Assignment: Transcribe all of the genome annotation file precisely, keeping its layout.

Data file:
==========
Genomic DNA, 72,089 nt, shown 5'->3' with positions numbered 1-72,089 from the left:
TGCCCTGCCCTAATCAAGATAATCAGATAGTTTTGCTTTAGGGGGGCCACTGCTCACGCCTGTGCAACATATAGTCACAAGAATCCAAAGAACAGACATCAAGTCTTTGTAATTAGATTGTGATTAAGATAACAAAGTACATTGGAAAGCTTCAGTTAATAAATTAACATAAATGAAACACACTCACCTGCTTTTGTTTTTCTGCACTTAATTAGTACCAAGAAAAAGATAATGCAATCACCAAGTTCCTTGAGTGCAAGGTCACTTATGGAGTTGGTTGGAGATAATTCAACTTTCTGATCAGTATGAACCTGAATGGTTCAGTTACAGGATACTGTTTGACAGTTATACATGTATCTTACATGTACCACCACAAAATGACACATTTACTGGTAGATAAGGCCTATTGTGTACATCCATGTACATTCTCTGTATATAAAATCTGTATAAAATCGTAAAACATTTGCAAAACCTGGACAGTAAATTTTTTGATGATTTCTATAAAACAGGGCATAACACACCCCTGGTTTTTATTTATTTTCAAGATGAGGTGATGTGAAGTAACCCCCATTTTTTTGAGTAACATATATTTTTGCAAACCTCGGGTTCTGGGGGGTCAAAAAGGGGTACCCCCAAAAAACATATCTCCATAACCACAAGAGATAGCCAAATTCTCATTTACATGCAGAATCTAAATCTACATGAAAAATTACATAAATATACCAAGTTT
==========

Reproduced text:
Genomic DNA, 72,089 nt, shown 5'->3' with positions numbered 1-72,089 from the left:
TGCCCTGCCCTAATCAAGATAATCAGATAGTTTTGCTTTAGGGGGGCCACTGCTCACGCCTGTGCAACATATAGTCACAAGAATCCAAAGAACAGACATCAAGTCTTTGTAATTAGATTGTGATTAAGATAACAAAGTACATTGGAAAGCTTCAGTTAATAAATTAACATAAATGAAACACACTCACCTGCTTTTGTTTTTCTGCACTTAATTAGTACCAAGAAAAAGATAATGCAATCACCAAGTTCCTTGAGTGCAAGGTCACTTATGGAGTTGGTTGGAGATAATTCAACTTTCTGATCAGTATGAACCTGAATGGTTCAGTTACAGGATACTGTTTGACAGTTATACATGTATCTTACATGTACCACCACAAAATGACACATTTACTGGTAGATAAGGCCTATTGTGTACATCCATGTACATTCTCTGTATATAAAATCTGTATAAAATCGTAAAACATTTGCAAAACCTGGACAGTAAATTTTTTGATGATTTCTATAAAACAGGGCATAACACACCCCTGGTTTTTATTTATTTTCAAGATGAGGTGATGTGAAGTAACCCCCATTTTTTTGAGTAACATATATTTTTGCAAACCTCGGGTTCTGGGGGGTCAAAAAGGGGTACCCCCAAAAAACATATCTCCATAACCACAAGAGATAGCCAAATTCTCATTTACATGCAGAATCTAAATCTACATGAAAAATTACATAAATATACCAAGTTT